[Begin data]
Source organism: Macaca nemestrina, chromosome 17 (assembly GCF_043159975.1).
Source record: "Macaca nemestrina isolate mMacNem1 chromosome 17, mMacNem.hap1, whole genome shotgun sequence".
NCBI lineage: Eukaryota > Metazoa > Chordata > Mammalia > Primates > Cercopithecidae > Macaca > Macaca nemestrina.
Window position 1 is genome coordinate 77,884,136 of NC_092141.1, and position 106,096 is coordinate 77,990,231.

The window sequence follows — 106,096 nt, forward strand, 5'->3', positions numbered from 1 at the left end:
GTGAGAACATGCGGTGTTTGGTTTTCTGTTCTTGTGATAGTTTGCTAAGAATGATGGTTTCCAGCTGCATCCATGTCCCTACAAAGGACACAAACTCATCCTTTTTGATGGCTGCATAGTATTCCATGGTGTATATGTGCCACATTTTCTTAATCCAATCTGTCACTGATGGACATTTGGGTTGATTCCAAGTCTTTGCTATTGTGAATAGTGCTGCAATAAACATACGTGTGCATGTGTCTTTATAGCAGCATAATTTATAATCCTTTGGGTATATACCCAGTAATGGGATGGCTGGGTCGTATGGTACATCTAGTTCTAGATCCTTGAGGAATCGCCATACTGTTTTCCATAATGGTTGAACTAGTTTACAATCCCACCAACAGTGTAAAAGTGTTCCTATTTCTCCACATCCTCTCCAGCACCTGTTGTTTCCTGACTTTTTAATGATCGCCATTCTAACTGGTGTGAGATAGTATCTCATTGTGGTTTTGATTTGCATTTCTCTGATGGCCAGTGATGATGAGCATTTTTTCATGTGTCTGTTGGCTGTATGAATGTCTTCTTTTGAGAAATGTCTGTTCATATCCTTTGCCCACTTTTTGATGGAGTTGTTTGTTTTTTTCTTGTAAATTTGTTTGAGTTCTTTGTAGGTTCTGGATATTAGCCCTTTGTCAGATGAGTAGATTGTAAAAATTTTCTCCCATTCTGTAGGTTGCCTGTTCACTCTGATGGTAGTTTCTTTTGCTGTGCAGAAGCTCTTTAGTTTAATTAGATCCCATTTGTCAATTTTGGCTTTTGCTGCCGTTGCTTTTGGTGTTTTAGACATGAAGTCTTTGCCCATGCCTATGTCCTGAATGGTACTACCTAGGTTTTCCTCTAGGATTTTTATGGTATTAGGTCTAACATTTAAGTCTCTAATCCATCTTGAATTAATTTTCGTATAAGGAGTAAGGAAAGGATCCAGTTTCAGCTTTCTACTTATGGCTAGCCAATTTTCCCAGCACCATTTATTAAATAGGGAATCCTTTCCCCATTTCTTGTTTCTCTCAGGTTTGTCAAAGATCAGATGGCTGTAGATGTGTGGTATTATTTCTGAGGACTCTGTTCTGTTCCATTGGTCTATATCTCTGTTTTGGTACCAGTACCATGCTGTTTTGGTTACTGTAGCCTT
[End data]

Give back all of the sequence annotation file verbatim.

Source organism: Macaca nemestrina, chromosome 17 (assembly GCF_043159975.1).
Source record: "Macaca nemestrina isolate mMacNem1 chromosome 17, mMacNem.hap1, whole genome shotgun sequence".
NCBI lineage: Eukaryota > Metazoa > Chordata > Mammalia > Primates > Cercopithecidae > Macaca > Macaca nemestrina.
Window position 1 is genome coordinate 77,884,136 of NC_092141.1, and position 106,096 is coordinate 77,990,231.

The window sequence follows — 106,096 nt, forward strand, 5'->3', positions numbered from 1 at the left end:
GTGAGAACATGCGGTGTTTGGTTTTCTGTTCTTGTGATAGTTTGCTAAGAATGATGGTTTCCAGCTGCATCCATGTCCCTACAAAGGACACAAACTCATCCTTTTTGATGGCTGCATAGTATTCCATGGTGTATATGTGCCACATTTTCTTAATCCAATCTGTCACTGATGGACATTTGGGTTGATTCCAAGTCTTTGCTATTGTGAATAGTGCTGCAATAAACATACGTGTGCATGTGTCTTTATAGCAGCATAATTTATAATCCTTTGGGTATATACCCAGTAATGGGATGGCTGGGTCGTATGGTACATCTAGTTCTAGATCCTTGAGGAATCGCCATACTGTTTTCCATAATGGTTGAACTAGTTTACAATCCCACCAACAGTGTAAAAGTGTTCCTATTTCTCCACATCCTCTCCAGCACCTGTTGTTTCCTGACTTTTTAATGATCGCCATTCTAACTGGTGTGAGATAGTATCTCATTGTGGTTTTGATTTGCATTTCTCTGATGGCCAGTGATGATGAGCATTTTTTCATGTGTCTGTTGGCTGTATGAATGTCTTCTTTTGAGAAATGTCTGTTCATATCCTTTGCCCACTTTTTGATGGAGTTGTTTGTTTTTTTCTTGTAAATTTGTTTGAGTTCTTTGTAGGTTCTGGATATTAGCCCTTTGTCAGATGAGTAGATTGTAAAAATTTTCTCCCATTCTGTAGGTTGCCTGTTCACTCTGATGGTAGTTTCTTTTGCTGTGCAGAAGCTCTTTAGTTTAATTAGATCCCATTTGTCAATTTTGGCTTTTGCTGCCGTTGCTTTTGGTGTTTTAGACATGAAGTCTTTGCCCATGCCTATGTCCTGAATGGTACTACCTAGGTTTTCCTCTAGGATTTTTATGGTATTAGGTCTAACATTTAAGTCTCTAATCCATCTTGAATTAATTTTCGTATAAGGAGTAAGGAAAGGATCCAGTTTCAGCTTTCTACTTATGGCTAGCCAATTTTCCCAGCACCATTTATTAAATAGGGAATCCTTTCCCCATTTCTTGTTTCTCTCAGGTTTGTCAAAGATCAGATGGCTGTAGATGTGTGGTATTATTTCTGAGGACTCTGTTCTGTTCCATTGGTCTATATCTCTGTTTTGGTACCAGTACCATGCTGTTTTGGTTACTGTAGCCTT